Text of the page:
On a recent Wednesday morning, I stopped by Bryn Mawr’s Special Collections to look at some materials from the Ellery Yale Wood Collection of Children’s Books. The Ellery Yale Wood Collection was donated to the college in 2016 and includes around 12,000 books, with materials spanning from the 18th to the 20th centuries. I was hoping that the collection would help me with a project for my Transatlantic Childhoods class, which is taught by Professor Chloe Flower, English department’s brand new specialist in children’s literature and culture. Working with such rare primary materials is a wonderful opportunity, but this was actually the first time I visited Special Collections outside of a class.
I looked at two texts, The Orphans of India: a Tale for Young People, and The History of Little Fanny, published in 1815 and 1810 respectively. Both of these little books have survived remarkably. Although brittle, the pages are intact (with the exception of 17 pages from the middle of The Orphans of India; sadly I’ll never know the full details of the fates of the orphans in question). Nonetheless, the materials are fragile enough that it’s best to look at them on foam supports, with weighted cords to hold them in place.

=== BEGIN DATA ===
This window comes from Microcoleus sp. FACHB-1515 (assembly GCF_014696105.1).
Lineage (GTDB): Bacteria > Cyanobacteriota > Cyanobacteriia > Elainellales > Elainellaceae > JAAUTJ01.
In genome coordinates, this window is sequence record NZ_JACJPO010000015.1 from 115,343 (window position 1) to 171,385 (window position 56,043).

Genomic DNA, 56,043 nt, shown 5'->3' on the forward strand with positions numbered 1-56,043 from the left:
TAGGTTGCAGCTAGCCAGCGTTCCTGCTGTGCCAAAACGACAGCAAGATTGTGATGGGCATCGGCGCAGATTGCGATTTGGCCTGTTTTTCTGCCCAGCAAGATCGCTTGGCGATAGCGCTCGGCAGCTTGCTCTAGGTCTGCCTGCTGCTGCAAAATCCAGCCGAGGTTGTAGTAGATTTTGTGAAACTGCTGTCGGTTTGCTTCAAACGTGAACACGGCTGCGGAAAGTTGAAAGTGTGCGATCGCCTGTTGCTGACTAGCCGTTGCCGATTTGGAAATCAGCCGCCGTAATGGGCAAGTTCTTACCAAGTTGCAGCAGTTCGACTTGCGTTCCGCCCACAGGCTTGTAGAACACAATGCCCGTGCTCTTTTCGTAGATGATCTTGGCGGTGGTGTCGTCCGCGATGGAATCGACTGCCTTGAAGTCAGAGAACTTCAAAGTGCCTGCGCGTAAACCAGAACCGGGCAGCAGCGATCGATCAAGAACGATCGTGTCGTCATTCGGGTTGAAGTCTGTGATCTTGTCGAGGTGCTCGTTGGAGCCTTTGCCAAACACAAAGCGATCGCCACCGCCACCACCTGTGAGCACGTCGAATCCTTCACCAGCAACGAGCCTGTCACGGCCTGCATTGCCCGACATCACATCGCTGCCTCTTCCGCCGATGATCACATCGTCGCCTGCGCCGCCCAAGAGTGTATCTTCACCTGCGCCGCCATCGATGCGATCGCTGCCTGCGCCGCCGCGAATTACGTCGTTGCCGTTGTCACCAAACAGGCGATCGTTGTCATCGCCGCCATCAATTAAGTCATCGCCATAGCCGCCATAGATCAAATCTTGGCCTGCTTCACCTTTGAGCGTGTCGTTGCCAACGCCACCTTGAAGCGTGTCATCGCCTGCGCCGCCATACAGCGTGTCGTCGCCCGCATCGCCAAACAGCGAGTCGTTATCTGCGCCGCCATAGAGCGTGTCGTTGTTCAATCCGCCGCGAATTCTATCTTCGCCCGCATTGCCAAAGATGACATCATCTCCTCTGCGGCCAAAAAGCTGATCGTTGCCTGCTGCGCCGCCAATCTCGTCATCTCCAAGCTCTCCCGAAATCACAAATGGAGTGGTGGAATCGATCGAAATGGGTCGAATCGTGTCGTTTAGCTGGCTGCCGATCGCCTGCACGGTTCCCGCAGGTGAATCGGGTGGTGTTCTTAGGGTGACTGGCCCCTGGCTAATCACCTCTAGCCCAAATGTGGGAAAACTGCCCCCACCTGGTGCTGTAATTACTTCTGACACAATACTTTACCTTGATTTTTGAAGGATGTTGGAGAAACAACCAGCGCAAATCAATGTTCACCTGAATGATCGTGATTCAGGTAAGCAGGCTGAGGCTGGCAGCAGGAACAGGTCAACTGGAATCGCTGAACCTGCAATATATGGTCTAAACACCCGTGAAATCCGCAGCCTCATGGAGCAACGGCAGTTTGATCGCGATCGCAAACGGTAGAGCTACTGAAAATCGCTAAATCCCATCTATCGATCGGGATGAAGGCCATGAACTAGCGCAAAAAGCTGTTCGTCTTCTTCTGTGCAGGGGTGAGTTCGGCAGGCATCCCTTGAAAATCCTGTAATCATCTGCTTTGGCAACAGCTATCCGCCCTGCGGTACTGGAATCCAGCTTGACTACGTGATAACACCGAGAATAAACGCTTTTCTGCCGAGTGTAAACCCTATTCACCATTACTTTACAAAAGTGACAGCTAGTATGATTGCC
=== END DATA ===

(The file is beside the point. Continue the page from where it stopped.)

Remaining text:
In class we’ve been reading and discussing a wide variety of American and British genres such as poetry, pedagogical texts, picture books, and novels. I became interested in the recurring theme of orphans. In modern children’s books, orphanhood is often romanticized: conveniently absent parents allow for greater independence and adventuring. By contrast, in texts from the 19th century, orphanhood seems to be held up as a threat. Children who are disobedient or ungrateful are punished with abandonment, a fear which is based in the historical reality of widespread child labor and cultural anxieties about delinquency.
The Orphans of India and Little Fanny share an instructive purpose; the characters who, through their own faults, become orphans, serve as examples to the reader. These books were written to teach children literacy, but they also work to maintain a social order, hinting that a disruption of the status quo would mean not just a breakdown of society, but of the most basic sources of childhood stability. In The Orphans of India, a girl named Ellen tells a petty lie that causes the deaths of her father, aunt and brother. In Little Fanny, Fanny’s mother tells her not to stray from home, and when Fanny disobeys, she ends up a homeless beggar. She is re-accepted by her mother once she learns to be “pious, modest, diligent, and mild.”
Handling original copies of historical books adds a richness and context to the texts. The History of Little Fanny, for example, came with paper dolls that correspond to the various phases of the narrative. Fanny has a new outfit for each scene, complete with little accessories like a feathered hat when she is a pampered rich girl, and a basket of eggs to carry in her lowered status as an errand girl. These pieces of material culture reinforce the text, and perhaps helped a very young child to internalize its message.
Read more about the Ellery Yale Wood Collection here: http://bulletin.brynmawr.edu/features/once-upon-a-time/